Sharmila Bhul was 15 when she died alone and isolated in an unventilated and windowless room measuring just 1x11/2 metres.
Like tens of thousands of girls and women across Nepal’s mountainous western districts, Sharmila was practising chaupadi – a Hindu tradition in which menstruating women and girls are isolated because they are deemed unclean.
Girls grow up in fear of retribution if they fail to follow their monthly restrictions – animal attacks, crop failures and water shortages are commonly blamed on women not rigidly following chaupadi. They are forced to sleep in a goth – a mud-walled hut about twice the size of a standard doghouse – or in caves, cowsheds or outbuildings far from their homes. Similarly, after giving birth, women must remain isolated with their newborn for up to 10 days – until they are considered what their society calls “clean.”
Some isolated efforts are being made to break the practice, most in response to young girls like Sharmila dying or being assaulted while they were obliged to practise chaupadi. In one village, Bhageshwar, for example, the local administrative area became what officials call a “chaupadi-free zone” in December. Yet the designation, which means that women in the area no longer sleep in a goth, is largely superficial.
Women have been practising chaupadi in Nepal for centuries. Commonly thought to have originated as a way to give women rest during their menstruation and a break from hard labour, today the isolation and restrictions remain even though women are required to work in the fields.
“Chaupadi is part of life,” said Dwarika Rawal, 26, a community health worker in Bhageshwar who practised it as a young girl. “But now when I remember it, it makes me really angry because now I know that nothing will happen.”
The chapaudi-free-zone effort has at least made the practice less onerous, according to Ms. Rawal. “Now in my district, girls sleep in a small room attached to the house, [they] can drink milk and everybody goes to school,” she said. “The intensity has been reduced. It’s a milder form now.”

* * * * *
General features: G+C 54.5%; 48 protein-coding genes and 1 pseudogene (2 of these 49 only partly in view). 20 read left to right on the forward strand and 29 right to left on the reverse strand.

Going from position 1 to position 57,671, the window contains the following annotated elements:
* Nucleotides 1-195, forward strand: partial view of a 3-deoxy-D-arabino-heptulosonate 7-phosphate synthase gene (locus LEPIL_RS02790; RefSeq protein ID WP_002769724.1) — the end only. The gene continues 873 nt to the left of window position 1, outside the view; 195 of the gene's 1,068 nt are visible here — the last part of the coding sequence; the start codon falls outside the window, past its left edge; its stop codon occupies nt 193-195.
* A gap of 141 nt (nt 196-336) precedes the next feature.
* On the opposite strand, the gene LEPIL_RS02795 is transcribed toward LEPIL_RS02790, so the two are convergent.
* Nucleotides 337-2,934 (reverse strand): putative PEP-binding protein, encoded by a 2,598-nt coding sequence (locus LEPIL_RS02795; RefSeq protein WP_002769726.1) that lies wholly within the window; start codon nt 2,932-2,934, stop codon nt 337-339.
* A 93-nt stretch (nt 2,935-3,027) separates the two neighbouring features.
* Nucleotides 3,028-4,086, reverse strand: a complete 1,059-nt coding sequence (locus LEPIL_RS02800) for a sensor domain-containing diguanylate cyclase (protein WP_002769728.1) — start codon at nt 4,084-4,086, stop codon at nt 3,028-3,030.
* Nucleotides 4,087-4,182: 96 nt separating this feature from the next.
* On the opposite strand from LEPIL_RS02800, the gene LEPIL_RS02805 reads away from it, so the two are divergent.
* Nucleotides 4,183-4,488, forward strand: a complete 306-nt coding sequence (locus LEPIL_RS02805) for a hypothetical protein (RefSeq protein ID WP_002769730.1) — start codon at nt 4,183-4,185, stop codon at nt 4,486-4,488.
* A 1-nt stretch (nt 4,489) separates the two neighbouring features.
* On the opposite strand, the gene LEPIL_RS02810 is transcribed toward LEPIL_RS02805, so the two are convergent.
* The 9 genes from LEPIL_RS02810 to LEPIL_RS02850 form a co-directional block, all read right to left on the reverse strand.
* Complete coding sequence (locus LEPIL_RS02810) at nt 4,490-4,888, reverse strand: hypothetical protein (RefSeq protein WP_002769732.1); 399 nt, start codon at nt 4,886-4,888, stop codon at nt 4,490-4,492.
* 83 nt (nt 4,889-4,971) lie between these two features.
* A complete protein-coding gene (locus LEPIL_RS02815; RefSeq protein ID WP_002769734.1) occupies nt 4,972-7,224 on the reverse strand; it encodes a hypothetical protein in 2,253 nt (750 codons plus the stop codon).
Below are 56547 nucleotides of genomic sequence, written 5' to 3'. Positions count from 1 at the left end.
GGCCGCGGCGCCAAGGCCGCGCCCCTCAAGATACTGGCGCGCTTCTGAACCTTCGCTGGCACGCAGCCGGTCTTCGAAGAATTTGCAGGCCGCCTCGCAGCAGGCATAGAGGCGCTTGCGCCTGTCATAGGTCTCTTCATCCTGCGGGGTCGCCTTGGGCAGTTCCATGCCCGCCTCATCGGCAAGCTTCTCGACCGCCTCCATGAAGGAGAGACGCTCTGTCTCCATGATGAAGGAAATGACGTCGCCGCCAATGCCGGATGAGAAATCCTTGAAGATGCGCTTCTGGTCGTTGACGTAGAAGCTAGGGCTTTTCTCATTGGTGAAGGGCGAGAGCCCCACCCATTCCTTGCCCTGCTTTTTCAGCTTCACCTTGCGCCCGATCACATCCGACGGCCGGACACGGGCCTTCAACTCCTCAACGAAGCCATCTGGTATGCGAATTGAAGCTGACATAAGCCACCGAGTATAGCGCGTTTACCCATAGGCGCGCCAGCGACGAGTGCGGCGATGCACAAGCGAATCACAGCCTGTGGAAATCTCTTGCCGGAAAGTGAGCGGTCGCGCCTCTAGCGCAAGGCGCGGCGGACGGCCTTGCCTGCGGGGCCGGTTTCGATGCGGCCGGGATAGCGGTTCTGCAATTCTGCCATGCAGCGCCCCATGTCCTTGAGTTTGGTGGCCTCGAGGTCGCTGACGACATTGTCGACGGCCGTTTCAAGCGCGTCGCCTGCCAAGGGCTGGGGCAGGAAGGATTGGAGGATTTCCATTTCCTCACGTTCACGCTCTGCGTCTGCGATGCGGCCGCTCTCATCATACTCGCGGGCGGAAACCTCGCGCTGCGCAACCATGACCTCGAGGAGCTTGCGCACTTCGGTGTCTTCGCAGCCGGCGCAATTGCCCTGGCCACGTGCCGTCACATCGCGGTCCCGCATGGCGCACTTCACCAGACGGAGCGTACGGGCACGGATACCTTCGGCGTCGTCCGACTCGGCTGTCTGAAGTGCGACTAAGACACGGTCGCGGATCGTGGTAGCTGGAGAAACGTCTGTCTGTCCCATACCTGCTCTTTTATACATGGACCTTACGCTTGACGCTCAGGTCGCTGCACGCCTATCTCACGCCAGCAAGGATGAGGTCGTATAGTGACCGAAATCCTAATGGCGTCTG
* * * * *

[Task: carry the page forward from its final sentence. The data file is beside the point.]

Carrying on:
The Nepal Supreme Court banned chaupadi in 2005. But government regulation does not stretch to the country’s western districts. Around 90 per cent of women in one district, Achham, continue the practice, according to community health workers at Bayalpata Hospital in Sanfebagar.
Women and girls, Achham residents and health workers say, have died from health problems due to isolation and exposure or from smoke inhalation. Women and their infants have died from snakebites and wild-animal attacks. Girls have been raped because men knew when they were menstruating and would be alone and isolated in a goth.
Chaupadi is interpreted differently by different families, depending on how strongly they hold traditional practices or degrees of community pressure and Hindu belief. Most commonly, women are restricted from entering or coming near the house for fear they will bring misfortune on the family. Drinking milk is not allowed out of a belief the cow will stop producing. Women are not allowed to enter temples during this time for fear of aggravating the gods and goddesses. The word chaupadi – chau meaning menstruation and padi meaning women – is even used as an insult, directed at both men and women, to imply they are dirty.
While practising chaupadi, many girls don’t attend school – because they are restricted from interacting with men and boys, because there is a temple at the school or because they don’t have sanitary pads and fear embarrassment – and end up missing up to a week of school every month.
But Sharmila was committed to never missing a day of school.
“She used to wake up around 4:30 and do household work, cleaning, cooking … then go to the field and cut grass for the cattle, make ready food and then go to school,” recalled her father, Yagraj Bhul, as he held a picture of his daughter. His wife, Isara, said she had tried to hide the photo from her husband because every time he found it he would begin to cry.
Mr. Bhul said Sharmila slept isolated from her family in a designated room in the corner of an outbuilding and was not allowed to enter or come near the main house. “It is impure if the daughter sleeps in the house,” he said. “The system will be disturbed and will ultimately affect the house and her future house.”
Only on her third menstrual cycle, Sharmila had lit a small fire in the corner of the room to keep warm in the December cold and to continue reading in the dark. She died with her school books beside her.
No medical examination was performed. Sharmila’s body was cremated the day she died. Her parents said they don’t know how their daughter died.
“It was planned to happen, so it happened,” Mr. Bhul said. “It was her fate – to live for 15 years.”
For the Bhul family, which has five other daughters and a baby on the way, chaupadi is now a thing of the past. It only takes one look at Sharmila’s picture to remind them.
“If she wasn’t in the shed but in the house and had a health problem, we could have noticed and helped her and treated her,” Mr. Bhul said. “But … no one was there to listen.”
The day Sharmila died, hundreds of people from her school and neighbouring villages filled the dusty terraces around her home to pay their respects. It was the first time her parents heard people talking about stopping chaupadi. Many women, they said, went home and tore down their family’s goth.
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